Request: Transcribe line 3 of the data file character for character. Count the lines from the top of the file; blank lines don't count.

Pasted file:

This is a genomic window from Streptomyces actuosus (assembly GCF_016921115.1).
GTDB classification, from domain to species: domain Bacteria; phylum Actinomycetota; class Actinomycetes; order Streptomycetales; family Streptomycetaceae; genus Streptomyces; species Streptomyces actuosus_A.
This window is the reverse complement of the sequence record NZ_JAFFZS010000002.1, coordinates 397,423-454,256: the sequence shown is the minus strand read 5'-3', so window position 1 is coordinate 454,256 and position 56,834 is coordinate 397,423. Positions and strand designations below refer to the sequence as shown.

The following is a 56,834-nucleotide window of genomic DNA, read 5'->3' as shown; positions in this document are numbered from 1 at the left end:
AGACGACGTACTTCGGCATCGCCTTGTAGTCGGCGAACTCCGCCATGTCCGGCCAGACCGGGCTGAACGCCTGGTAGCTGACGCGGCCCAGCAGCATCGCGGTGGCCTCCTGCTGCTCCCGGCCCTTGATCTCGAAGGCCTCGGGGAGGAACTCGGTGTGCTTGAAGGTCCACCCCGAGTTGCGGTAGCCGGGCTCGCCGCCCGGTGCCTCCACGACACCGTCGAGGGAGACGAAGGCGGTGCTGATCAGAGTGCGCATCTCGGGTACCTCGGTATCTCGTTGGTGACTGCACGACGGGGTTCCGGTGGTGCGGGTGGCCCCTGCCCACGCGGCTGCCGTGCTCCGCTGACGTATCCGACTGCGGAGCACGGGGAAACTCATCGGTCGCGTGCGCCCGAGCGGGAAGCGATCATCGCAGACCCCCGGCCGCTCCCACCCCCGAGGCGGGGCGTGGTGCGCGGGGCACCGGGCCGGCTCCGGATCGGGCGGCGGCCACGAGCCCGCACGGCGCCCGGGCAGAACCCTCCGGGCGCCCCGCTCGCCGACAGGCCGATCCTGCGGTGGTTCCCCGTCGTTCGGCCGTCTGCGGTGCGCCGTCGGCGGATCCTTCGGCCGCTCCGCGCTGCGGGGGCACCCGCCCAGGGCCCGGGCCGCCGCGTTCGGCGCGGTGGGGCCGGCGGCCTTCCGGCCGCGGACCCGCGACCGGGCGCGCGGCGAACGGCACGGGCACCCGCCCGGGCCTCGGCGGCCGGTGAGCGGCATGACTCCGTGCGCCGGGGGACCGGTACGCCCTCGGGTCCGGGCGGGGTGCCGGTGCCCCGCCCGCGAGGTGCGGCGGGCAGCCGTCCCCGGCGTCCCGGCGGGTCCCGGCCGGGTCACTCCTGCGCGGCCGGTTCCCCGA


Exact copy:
This window is the reverse complement of the sequence record NZ_JAFFZS010000002.1, coordinates 397,423-454,256: the sequence shown is the minus strand read 5'-3', so window position 1 is coordinate 454,256 and position 56,834 is coordinate 397,423. Positions and strand designations below refer to the sequence as shown.